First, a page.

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Middle East Studies: The Desert and the Sown: Land Use

Jenkins Macedo
Professor Mohamed Eskandari
March 3, 2010

Chapter 5
The Desert and the Sown: Land Use

This chapter outlined and discussed in detail the topographical composition and land use of the Middle East within the context of Agricultural productivities, landholding and reform systems, precipitation induced farming, water resources, the roles and function of animals, forestry and fishery. Agricultural conditions, systems in the Middle East are significantly different throughout the region. The geographic landscapes of the region influence greatly the kind of crops that can be grown in each country. This is also influence by the climate system in each country in the Middle East. Lands that can be used to support agricultural activities can be grouped into three headings and these headings are: sub-humid and humid areas that can be used to cultivate crops that are reliant on precipitation without irrigation, irrigated areas are situated in deserts and semi-deserts regions and arid and semi-arid topography that can be used nomads and pastoralists for the grazing of their animals.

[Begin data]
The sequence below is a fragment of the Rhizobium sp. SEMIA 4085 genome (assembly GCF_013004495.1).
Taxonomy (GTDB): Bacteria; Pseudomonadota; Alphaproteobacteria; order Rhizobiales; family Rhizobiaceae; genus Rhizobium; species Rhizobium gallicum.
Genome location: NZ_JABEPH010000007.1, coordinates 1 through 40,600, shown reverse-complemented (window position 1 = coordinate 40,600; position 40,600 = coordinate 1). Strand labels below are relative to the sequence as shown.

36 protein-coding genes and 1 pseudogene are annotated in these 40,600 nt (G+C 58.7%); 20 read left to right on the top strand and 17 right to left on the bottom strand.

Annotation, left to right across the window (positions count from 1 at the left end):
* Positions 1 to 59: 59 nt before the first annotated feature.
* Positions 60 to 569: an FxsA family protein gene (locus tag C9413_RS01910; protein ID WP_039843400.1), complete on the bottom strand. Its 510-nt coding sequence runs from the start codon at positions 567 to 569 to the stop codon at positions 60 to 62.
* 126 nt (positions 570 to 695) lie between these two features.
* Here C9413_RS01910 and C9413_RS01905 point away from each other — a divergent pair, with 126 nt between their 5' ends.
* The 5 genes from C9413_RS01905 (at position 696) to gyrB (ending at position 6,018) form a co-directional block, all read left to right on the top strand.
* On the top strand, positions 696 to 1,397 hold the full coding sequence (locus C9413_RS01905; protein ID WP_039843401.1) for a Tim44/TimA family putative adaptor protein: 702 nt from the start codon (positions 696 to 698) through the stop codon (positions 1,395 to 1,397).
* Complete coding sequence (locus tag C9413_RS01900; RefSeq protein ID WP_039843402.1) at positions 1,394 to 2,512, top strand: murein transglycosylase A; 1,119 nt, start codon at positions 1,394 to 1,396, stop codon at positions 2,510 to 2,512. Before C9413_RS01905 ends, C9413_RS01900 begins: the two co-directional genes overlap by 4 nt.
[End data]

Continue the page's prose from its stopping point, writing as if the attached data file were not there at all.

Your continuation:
Before the establishment and use of oil as the chief economic products by some countries in the Middle East, Agriculture and fishing used to serve as the main economic industries. However, following 1950s and 1960s, this trend changed as about sixteen countries in the Middle East started importing more than 50% of their national products. Also important to mention is the establishment of the petroleum industries throughout the region, which have dramatic impacts on the region most especially the Gulf coastal cities and major towns. Mining is also an important industry in the area. For example, in Yemen mining accounts for about 27%.
Some other factors that seem to influence the productive nature of most Middle Eastern countries are associated with the physical environment. These include the climate system, soils and traditions, techniques and technology (Held, 2006). The problem is associated with the high moisture content in the soil and air, soil structure, texture and composition. However, in areas where precipitation is minimum irrigation facilities are set up to irrigate farming lands. Soils texture, structure and composition are enhanced by new agro-technology. Also, the distribution of mountains and other geographic features throughout the region creates the inability to engage in large-scale agricultural production.
Landholdings and land reforms are two important cultural and social aspects that are directly related to land use. Throughout the region, the predominant land tenure systems that are commonly practices are as follow: the state-owned land, private land ownership and lands own my religious institutions. Before the mid-1950s and early 1960s, relatively small amount of people in the Middle East including Egypt had access to larger amounts of lands. However, as a result of the land reforms, lands were redistributed and this reform process also affected previous landowners.


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